A cautionary note about messages of hope

Categories: Big picture
Published on: May 3, 2016

University of Queensland / Matthew J. Hornsey, Kelly S. Fielding / 28 April 2016

Highlights

  • Emotional distress is strongly correlated with mitigation motivation; hope is not.
  • Optimistic messages about carbon emissions reduce climate change risk perceptions.
  • Less risk leads to less distress, which in turn lowers mitigation motivation.
  • Pessimistic climate change messages avoid complacency without eroding efficacy.

Abstract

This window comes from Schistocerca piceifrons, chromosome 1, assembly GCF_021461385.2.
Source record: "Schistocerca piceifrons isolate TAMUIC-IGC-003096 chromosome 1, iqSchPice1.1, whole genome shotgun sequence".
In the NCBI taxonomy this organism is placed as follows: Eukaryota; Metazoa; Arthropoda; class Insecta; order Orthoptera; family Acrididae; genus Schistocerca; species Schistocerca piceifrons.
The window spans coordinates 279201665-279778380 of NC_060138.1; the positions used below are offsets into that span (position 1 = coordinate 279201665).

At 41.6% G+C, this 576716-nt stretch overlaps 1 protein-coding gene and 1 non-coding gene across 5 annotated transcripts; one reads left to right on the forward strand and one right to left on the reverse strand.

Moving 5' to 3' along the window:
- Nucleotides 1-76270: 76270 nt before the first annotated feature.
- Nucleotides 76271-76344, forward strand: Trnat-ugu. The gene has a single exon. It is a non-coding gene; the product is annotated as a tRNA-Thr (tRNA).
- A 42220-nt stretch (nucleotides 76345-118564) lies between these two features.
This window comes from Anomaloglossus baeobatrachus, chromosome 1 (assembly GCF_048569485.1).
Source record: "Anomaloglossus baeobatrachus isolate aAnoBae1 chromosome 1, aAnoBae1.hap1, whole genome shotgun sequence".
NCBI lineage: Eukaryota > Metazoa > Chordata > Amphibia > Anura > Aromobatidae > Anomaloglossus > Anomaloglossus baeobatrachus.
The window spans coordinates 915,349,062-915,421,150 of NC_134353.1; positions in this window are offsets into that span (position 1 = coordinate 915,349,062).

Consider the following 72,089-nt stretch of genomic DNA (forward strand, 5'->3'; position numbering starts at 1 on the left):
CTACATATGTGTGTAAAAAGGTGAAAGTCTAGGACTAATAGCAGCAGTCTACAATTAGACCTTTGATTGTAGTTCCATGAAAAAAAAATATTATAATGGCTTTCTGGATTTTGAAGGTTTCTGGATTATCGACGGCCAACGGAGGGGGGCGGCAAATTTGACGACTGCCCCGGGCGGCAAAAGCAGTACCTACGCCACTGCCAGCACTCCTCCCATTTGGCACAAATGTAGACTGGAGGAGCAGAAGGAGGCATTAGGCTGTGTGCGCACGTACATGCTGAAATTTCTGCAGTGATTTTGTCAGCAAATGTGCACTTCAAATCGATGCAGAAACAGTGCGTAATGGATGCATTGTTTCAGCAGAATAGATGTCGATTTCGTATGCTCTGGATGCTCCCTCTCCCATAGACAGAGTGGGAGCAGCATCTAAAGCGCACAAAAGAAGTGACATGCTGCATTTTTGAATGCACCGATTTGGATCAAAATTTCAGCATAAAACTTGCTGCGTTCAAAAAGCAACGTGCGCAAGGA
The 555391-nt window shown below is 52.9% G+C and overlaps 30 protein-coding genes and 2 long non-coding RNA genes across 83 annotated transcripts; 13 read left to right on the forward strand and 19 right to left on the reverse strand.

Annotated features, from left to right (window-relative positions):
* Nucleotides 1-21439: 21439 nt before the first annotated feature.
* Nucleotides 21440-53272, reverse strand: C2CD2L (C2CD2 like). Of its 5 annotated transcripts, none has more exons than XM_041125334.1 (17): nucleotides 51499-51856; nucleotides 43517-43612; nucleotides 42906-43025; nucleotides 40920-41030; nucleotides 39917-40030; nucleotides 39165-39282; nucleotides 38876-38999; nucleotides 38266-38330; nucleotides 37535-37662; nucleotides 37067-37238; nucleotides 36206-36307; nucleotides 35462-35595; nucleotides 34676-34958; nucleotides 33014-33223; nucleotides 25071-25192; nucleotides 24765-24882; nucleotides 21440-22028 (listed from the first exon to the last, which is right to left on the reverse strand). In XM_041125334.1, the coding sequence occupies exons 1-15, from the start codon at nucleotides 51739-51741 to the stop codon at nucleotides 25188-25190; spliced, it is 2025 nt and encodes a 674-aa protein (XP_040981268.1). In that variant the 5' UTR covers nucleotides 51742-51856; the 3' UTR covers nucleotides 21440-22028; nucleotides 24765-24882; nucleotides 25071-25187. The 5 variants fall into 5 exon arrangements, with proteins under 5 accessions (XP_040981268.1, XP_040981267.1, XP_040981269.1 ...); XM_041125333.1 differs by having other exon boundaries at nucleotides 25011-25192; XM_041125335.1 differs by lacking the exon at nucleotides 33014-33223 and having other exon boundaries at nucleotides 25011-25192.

For the first time this millennium, growth in carbon emissions has slowed. Indeed, the year 2014 was the first time in 40 years that the planet saw zero growth in emissions. We examine whether this message of progress can be effective in motivating people to engage in mitigation efforts. This question dovetails with commentary suggesting that gloomy messages about climate change risk fatiguing the population, and that alternative approaches are necessary. It is also informed by work suggesting that hope is a motivating force in terms of engaging in collective action and social change. Study 1 (N = 574) showed that negative emotions were strongly related to mitigation motivation and feelings of efficacy, but hope-related emotions had a much weaker relationship with these constructs. In the main experiment (Study 2: N = 431) participants read an optimistic, pessimistic, or neutral message about the rate of progress in reducing global carbon emissions. Relative to the pessimistic message, the optimistic message reduced participants’ sense that climate change represented a risk to them, and the associated feelings of distress. Consequently, the optimistic message was less successful in increasing mitigation motivation than the pessimistic message. In sum, predictions that the optimistic message would increase efficacy did not transpire; concerns that the optimistic message would increase complacency did transpire. Recent progress in curbing global carbon emissions is welcome, but we found no evidence that messages focusing on this progress constitute an effective communication strategy.

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